Women in traditionally male-dominated fields like math and engineering face the extra burden that their performance, beyond reflecting on them individually, might be taken as broader confirmation of stereotypes if they perform poorly. A newly published series of experiments by Christine Logel and colleagues tested the effects of such stereotype threat among engineering students.
Standardized observations showed that male engineering students who had previously expressed subtle sexist attitudes on a pretest were more likely, when talking with a female engineering student about work issues, to adopt a domineering posture and to display signs of sexual interest (such as noticeably looking at the woman’s body).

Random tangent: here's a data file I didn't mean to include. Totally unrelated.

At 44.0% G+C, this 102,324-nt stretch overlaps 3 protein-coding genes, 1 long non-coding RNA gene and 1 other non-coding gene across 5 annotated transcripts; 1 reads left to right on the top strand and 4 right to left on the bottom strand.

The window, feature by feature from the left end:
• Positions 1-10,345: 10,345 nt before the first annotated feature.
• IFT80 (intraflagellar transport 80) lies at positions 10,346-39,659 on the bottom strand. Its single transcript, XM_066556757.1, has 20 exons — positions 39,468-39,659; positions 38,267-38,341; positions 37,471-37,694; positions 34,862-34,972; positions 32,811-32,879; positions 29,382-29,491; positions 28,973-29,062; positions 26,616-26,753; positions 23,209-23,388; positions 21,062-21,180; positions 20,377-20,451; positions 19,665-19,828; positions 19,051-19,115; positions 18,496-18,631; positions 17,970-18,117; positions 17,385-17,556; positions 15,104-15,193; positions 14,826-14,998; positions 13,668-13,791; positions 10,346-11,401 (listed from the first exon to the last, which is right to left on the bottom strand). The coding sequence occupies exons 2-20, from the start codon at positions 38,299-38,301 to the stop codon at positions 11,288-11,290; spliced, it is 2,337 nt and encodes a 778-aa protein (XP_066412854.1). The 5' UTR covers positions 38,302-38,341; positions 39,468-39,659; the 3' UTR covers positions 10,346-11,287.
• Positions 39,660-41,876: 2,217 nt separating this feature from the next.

In the next 2 experiments, female engineering students were randomly assigned in one experiment to interact with males who had endorsed different levels of subtle sexism, and in a second experiment with an actor who randomly either displayed or did not display the domineering/sexual nonverbal behaviors. Women performed worse on an engineering test after interacting with the randomly-assigned sexist males (or males simulating sexists’ nonverbal behavior).
In another experiment, women’s poorer performance was shown to be limited to stereotype-related tests, not a broad cognitive deficit. In a final experiment, interacting with a domineering/sexually interested male caused women to have temporarily elevated concern about negative stereotypes, which they subsequent attempted to suppress (thought suppression being a well-known resource hog).
The results further support the idea that even subtle sexism can be toxic in workplace environments where women are traditionally targets of discrimination.